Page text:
|Developer||Alpine Linux development team|
|OS family||Linux (Unix-like)|
|Source model||Open source|
|Initial release||August 2005|
|Latest release||3.17.0 / 22 November 2022|
|Marketing target||Power users|
|Kernel type||Monolithic (Linux)|
Alpine Linux is a Linux distribution designed to be small, simple and secure. Alpine Linux uses musl, BusyBox and OpenRC instead of the more commonly used glibc, GNU Core Utilities and systemd respectively.
For security, Alpine compiles all user-space binaries as position-independent executables with stack-smashing protection.
Because of its small size and rapid startup, it is commonly used in containers providing quick boot-up times, on virtual machines as well as on real hardware in embedded devices, such as routers, servers and NAS.
Originally, Alpine Linux began as a fork of the LEAF Project. The members of LEAF wanted to continue making a Linux distribution that could fit on a single floppy disk, whereas the Alpine Linux wished to include some more heavyweight packages: Squid and Samba. They also added security features and a newer kernel.
Alpine's package management system, apk-tools, was originally a collection of shell scripts but was later rewritten in C.
As of 04 June 2014, Alpine Linux switched from uClibc to musl as its C standard library
A hardened kernel was included in the default distribution for up to and including Alpine 3.7, which aided in reducing the impact of exploits and vulnerabilities.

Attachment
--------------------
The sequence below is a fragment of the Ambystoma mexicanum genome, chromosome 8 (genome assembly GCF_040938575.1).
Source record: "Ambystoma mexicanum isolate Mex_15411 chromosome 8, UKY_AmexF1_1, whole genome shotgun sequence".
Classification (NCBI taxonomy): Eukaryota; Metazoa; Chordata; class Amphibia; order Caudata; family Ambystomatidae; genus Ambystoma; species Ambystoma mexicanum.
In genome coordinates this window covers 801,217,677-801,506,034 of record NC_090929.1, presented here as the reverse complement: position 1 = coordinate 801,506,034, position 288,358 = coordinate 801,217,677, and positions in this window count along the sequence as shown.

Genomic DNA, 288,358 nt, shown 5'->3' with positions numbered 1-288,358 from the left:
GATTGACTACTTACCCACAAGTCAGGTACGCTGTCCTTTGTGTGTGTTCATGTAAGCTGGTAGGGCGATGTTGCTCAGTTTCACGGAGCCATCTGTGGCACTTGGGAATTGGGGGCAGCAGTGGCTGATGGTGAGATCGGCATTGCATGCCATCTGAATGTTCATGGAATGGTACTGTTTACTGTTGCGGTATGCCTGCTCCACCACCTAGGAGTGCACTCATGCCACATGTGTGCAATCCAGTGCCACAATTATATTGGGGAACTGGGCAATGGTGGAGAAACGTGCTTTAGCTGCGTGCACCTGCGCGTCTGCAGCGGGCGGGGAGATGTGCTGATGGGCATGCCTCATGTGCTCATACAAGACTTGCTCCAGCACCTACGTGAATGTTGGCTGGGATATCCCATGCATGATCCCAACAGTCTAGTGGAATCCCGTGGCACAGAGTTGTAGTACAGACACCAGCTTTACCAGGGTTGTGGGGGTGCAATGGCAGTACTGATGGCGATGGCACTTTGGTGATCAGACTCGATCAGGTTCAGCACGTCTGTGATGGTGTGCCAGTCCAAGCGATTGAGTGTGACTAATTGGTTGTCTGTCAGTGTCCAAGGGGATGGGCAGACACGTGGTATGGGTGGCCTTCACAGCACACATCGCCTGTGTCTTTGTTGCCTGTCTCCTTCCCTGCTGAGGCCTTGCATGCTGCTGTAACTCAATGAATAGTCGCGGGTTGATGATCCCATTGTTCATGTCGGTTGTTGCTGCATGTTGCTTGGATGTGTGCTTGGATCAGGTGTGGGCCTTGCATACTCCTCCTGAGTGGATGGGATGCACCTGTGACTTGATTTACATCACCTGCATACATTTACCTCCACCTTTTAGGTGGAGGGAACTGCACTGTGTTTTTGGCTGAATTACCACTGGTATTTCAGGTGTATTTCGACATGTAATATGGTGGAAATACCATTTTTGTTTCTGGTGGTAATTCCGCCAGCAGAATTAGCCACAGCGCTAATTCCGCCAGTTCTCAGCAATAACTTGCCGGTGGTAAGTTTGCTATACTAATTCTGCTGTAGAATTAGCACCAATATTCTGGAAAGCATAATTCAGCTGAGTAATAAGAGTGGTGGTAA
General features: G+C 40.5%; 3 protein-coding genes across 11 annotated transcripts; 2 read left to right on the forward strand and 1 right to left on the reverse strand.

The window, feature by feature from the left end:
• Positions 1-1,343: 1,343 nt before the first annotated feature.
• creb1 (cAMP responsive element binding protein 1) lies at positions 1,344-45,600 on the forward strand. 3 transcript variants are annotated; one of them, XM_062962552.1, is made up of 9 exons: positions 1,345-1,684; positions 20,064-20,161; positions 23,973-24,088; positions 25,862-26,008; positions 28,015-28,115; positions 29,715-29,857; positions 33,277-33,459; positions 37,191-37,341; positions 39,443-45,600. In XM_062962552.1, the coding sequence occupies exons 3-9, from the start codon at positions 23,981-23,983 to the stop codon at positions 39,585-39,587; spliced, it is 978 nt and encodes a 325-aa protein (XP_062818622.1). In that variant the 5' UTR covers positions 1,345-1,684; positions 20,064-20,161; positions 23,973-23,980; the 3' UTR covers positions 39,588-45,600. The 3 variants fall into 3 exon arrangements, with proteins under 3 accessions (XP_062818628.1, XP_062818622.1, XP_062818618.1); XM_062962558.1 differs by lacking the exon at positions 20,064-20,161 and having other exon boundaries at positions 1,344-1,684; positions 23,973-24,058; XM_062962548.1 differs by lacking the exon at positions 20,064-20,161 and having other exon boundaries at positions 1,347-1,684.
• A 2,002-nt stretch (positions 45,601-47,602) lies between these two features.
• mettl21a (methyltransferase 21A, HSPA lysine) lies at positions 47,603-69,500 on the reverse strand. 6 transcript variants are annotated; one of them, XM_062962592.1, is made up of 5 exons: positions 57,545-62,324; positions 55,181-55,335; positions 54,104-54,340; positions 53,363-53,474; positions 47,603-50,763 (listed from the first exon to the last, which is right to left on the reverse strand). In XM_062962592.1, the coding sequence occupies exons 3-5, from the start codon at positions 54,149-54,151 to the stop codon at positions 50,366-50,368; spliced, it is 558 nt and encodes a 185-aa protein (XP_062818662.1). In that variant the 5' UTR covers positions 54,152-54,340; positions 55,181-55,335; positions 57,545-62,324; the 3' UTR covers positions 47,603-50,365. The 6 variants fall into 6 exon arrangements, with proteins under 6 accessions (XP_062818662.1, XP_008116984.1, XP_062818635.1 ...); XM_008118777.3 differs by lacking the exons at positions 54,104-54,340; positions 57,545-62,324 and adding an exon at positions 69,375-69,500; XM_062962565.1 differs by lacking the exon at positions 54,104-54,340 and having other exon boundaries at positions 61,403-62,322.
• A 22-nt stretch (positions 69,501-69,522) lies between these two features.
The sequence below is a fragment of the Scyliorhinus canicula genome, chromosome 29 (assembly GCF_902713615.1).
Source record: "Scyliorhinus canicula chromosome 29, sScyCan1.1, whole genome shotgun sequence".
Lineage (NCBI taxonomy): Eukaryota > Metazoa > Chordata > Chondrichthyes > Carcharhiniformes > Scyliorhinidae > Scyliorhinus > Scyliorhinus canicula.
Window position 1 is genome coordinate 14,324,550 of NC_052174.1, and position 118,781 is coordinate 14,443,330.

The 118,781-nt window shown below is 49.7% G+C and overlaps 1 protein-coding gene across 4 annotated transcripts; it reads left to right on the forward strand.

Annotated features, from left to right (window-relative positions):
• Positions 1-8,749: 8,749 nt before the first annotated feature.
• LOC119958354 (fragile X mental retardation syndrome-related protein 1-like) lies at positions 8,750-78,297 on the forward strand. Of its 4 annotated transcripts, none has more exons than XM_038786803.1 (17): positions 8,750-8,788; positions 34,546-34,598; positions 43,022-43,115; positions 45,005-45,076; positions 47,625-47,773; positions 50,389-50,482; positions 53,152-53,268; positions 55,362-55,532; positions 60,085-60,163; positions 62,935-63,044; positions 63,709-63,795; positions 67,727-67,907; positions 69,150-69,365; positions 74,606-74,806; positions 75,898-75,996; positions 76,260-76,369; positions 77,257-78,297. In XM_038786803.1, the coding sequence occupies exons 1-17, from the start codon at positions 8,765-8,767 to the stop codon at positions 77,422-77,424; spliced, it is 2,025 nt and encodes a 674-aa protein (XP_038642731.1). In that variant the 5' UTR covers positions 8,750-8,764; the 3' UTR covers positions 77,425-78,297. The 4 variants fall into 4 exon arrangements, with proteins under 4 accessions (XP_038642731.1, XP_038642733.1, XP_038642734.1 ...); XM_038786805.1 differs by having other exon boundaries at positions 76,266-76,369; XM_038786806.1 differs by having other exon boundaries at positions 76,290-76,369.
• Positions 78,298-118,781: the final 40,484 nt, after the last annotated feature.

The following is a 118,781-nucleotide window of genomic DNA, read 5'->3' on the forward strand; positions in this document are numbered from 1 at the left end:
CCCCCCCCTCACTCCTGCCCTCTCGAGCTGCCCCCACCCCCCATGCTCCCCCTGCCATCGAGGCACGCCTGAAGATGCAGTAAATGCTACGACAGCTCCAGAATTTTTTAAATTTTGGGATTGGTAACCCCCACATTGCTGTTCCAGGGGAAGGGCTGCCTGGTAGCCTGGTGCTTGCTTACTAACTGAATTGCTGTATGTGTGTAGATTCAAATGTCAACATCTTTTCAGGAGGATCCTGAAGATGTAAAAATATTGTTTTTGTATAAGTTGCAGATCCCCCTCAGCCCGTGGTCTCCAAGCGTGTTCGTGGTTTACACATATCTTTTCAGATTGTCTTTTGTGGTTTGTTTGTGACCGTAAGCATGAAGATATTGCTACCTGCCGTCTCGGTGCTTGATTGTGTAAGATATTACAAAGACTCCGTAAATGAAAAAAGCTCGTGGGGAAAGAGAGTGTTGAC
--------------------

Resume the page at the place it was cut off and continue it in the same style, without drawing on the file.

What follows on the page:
Alpine Linux can be installed as a run-from-RAM operating system. The LBU (Alpine Local Backup) tool optionally allows all configuration files to be backed up to an APK overlay file (usually shortened to apkovl), a tar.gz file that by default stores a copy of all changed files in /etc (with the option to add more directories). This allows Alpine to work reliably in demanding embedded environments or to (temporarily) survive partial disk failures as sometimes experienced in public cloud environments.
By default, Alpine includes patches that allow using efficient meshed VPNs using the DMVPN standard.
Alpine has reliably had excellent support of Xen hypervisors in up-to-date versions, which avoids issues as experienced with Enterprise Distributions. (The standard Linux hypervisor KVM, is also available.)
Alpine Configuration Framework (ACF): While optional, ACF is an application for configuring an Alpine Linux machine, with goals similar to Debian's debconf. It is a standard framework based on simple Lua scripts.
Mobile Linux distribution postmarketOS is based on Alpine Linux.